You would've heard a lot about it if you have a husband planting a church in Charlestown, MA.
It's a crime film - think Gone Baby Gone meets The Departed meets Mystic River.
It just happens to be set in the neighborhood that we're working/praying/fundraising our little behinds off to get to.
Going into the seeing the film - here is where I was.
This past week, I've just started to really feel the weight of what church planting is going to cost us. I mean, I still can't fathom it - not what six months in will be like or six years, but I started to get a glimpse of how big the mountain in front of us was. I started to realize why everyone's eyes get a little bit bigger when we say what we're doing or why women sort of gawk when I tell them we're living in transition with our three kids while we fundraise. Because when you're not right in front of the mountain - and you're looking from a long way off - you can definitely see how big it is. But honestly - something about realizing that church planting and specifically, being a church planter's wife is hard (not only in theory, but ACTUALLY hard) has been a blessing for me. Because here is what I do when I catch sight of the incline looming before us - I ask the Lord to sustain me till bedtime and then I quietly sob my cares to Jesus and He puts me back together.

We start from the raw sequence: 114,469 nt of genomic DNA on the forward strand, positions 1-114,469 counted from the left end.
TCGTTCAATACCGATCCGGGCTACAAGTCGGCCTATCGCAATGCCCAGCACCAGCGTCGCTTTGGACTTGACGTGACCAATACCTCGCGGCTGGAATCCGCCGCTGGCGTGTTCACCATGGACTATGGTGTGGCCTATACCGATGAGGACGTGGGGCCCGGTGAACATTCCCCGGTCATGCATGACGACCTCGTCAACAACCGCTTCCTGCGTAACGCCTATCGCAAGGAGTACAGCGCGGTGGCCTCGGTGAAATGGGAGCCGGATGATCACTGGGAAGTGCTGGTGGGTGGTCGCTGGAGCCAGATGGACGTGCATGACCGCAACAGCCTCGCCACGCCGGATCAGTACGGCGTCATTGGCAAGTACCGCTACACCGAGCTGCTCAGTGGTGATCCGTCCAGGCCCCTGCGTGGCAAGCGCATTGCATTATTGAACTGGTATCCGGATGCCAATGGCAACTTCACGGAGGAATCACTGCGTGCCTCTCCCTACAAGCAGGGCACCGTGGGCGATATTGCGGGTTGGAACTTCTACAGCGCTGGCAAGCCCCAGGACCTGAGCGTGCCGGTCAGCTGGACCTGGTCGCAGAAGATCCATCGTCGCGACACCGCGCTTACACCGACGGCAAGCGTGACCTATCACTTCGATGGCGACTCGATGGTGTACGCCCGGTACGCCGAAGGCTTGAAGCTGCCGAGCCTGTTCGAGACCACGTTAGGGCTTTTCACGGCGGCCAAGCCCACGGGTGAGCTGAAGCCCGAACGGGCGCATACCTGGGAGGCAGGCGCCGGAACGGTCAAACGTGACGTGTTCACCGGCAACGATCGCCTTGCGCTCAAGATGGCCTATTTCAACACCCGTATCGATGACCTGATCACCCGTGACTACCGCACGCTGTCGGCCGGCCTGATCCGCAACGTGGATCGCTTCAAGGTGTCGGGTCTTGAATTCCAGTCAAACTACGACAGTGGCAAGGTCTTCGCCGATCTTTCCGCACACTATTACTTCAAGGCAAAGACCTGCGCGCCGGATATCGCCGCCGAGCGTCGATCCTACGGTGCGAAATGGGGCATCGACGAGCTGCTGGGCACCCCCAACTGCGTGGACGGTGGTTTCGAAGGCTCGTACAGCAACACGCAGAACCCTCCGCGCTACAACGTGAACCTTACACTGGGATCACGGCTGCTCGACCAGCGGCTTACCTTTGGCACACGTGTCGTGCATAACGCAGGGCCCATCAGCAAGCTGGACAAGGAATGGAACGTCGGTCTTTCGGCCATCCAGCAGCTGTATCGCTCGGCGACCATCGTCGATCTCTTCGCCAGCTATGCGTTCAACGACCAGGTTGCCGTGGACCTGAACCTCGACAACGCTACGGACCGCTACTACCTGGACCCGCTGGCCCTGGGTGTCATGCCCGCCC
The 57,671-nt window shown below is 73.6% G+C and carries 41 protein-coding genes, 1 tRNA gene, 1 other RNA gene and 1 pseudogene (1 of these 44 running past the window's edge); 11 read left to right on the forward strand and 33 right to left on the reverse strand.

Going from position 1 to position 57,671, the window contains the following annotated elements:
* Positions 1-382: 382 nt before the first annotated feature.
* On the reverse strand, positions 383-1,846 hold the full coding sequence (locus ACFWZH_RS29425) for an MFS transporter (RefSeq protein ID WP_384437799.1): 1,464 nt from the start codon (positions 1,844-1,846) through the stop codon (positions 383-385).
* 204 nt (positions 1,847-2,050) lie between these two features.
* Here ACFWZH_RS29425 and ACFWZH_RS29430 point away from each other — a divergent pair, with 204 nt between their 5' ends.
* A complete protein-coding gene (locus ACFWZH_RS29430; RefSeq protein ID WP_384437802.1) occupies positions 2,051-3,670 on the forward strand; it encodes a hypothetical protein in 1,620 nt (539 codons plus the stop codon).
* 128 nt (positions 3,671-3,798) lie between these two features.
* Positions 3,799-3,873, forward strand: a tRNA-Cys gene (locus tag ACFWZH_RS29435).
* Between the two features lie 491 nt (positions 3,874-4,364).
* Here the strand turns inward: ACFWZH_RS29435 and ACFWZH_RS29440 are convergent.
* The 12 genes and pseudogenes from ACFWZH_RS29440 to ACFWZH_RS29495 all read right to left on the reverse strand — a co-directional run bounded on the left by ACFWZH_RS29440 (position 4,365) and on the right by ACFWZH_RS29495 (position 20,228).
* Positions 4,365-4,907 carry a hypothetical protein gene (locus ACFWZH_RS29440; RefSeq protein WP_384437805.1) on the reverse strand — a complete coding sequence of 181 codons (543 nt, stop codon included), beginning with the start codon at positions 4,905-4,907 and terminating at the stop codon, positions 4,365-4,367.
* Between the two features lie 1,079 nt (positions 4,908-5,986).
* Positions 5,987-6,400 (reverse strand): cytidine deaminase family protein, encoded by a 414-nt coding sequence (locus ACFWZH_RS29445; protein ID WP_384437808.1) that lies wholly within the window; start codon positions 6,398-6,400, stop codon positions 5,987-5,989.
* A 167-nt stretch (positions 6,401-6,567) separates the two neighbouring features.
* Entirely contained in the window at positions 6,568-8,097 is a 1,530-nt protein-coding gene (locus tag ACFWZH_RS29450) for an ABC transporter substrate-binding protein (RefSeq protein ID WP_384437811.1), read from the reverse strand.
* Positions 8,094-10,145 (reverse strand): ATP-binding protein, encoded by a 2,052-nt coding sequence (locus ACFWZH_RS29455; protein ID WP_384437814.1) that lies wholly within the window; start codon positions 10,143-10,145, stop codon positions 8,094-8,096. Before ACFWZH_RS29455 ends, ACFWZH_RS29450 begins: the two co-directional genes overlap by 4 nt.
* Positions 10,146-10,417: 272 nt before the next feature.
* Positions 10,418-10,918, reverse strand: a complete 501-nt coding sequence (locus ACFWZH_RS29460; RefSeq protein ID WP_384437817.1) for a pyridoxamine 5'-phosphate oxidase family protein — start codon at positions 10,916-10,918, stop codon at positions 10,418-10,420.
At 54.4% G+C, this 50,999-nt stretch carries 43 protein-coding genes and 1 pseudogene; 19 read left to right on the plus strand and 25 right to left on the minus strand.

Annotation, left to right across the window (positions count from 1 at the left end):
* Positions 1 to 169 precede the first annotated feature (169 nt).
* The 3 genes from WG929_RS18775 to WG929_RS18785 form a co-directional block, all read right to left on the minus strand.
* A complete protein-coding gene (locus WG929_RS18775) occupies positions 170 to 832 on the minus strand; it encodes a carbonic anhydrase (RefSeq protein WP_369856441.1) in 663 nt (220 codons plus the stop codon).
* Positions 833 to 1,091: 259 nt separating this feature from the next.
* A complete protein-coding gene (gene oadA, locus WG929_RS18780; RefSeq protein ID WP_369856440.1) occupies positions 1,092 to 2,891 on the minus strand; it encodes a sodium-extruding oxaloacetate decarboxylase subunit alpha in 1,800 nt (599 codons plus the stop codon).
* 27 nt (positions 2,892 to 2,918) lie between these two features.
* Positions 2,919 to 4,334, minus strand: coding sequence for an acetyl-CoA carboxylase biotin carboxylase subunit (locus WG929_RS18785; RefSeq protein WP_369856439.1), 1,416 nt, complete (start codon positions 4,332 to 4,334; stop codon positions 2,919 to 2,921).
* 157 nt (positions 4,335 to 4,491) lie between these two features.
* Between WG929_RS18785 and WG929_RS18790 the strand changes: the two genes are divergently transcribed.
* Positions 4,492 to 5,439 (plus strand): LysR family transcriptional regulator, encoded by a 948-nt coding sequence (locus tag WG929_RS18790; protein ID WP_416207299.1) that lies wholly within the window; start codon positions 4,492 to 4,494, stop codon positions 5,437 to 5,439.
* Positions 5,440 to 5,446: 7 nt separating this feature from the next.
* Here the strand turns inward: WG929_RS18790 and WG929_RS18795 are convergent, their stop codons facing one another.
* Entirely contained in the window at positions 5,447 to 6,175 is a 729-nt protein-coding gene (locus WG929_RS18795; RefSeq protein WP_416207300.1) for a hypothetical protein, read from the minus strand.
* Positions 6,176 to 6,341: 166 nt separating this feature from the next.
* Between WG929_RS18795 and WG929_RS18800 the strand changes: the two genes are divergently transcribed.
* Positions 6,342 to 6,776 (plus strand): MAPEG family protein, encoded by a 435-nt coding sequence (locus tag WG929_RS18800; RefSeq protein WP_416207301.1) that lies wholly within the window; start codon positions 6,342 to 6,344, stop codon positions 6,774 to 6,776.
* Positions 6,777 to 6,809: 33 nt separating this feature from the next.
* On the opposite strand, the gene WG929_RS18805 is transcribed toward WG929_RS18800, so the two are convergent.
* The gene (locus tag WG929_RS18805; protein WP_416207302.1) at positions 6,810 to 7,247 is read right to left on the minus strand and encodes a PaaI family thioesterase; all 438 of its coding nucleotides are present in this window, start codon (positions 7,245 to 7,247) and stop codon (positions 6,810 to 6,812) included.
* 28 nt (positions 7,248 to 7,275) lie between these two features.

So far it's been not too big stuff, nothing compared to what we're up against in the future I'm sure - just "boo hoo hoo fundraising is hard" and "bwaaaaa, how do I encourage my husband when he's working so hard and it's hard to see fruit". Stuff like that. But when the sobbing is over, I feel like literally the Spirit just pats me back together with truth. I can do all things through Christ.... anyone who asks for wisdom.... consider the birds and the flowers.... he who began a good work. These sort of things.